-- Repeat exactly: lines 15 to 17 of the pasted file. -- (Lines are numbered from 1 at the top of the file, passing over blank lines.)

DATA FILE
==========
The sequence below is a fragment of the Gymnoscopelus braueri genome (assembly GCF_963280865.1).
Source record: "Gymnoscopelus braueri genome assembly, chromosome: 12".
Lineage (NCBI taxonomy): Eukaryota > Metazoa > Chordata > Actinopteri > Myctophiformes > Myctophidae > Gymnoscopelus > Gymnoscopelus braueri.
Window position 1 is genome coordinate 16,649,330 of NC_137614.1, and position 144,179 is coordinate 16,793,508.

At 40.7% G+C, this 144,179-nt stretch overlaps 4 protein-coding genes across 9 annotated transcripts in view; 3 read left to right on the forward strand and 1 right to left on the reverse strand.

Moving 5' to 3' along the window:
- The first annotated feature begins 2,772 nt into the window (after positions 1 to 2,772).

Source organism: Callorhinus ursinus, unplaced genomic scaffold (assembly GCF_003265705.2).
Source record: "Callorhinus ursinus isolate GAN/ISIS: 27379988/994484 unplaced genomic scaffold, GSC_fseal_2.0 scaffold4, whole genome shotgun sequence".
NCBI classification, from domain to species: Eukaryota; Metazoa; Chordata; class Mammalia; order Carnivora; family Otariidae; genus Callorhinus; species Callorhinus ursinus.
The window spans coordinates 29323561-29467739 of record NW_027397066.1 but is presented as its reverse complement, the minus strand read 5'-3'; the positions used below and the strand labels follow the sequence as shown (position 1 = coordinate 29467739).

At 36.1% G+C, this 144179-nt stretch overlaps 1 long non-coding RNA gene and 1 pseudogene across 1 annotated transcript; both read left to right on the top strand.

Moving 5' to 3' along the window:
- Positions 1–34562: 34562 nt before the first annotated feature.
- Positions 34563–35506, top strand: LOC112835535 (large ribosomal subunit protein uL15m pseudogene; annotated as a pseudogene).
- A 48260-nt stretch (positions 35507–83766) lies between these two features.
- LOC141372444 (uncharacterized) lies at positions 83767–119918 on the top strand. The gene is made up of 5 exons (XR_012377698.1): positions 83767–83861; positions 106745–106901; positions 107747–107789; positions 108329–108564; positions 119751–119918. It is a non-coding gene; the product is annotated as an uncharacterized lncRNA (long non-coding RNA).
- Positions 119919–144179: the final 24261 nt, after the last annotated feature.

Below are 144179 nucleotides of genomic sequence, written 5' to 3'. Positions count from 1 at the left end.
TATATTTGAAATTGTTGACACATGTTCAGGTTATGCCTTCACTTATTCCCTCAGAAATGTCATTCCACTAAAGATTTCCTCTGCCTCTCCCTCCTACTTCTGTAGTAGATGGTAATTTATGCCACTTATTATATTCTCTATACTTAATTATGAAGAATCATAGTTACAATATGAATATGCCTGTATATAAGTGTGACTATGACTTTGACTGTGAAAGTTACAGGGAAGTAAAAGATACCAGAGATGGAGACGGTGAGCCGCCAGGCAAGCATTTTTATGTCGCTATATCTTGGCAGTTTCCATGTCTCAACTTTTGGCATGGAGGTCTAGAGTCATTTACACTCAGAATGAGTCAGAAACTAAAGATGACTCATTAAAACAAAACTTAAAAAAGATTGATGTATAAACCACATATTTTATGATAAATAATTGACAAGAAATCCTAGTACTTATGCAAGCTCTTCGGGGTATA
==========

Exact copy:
- Positions 34563–35506, top strand: LOC112835535 (large ribosomal subunit protein uL15m pseudogene; annotated as a pseudogene).
- A 48260-nt stretch (positions 35507–83766) lies between these two features.
- LOC141372444 (uncharacterized) lies at positions 83767–119918 on the top strand. The gene is made up of 5 exons (XR_012377698.1): positions 83767–83861; positions 106745–106901; positions 107747–107789; positions 108329–108564; positions 119751–119918. It is a non-coding gene; the product is annotated as an uncharacterized lncRNA (long non-coding RNA).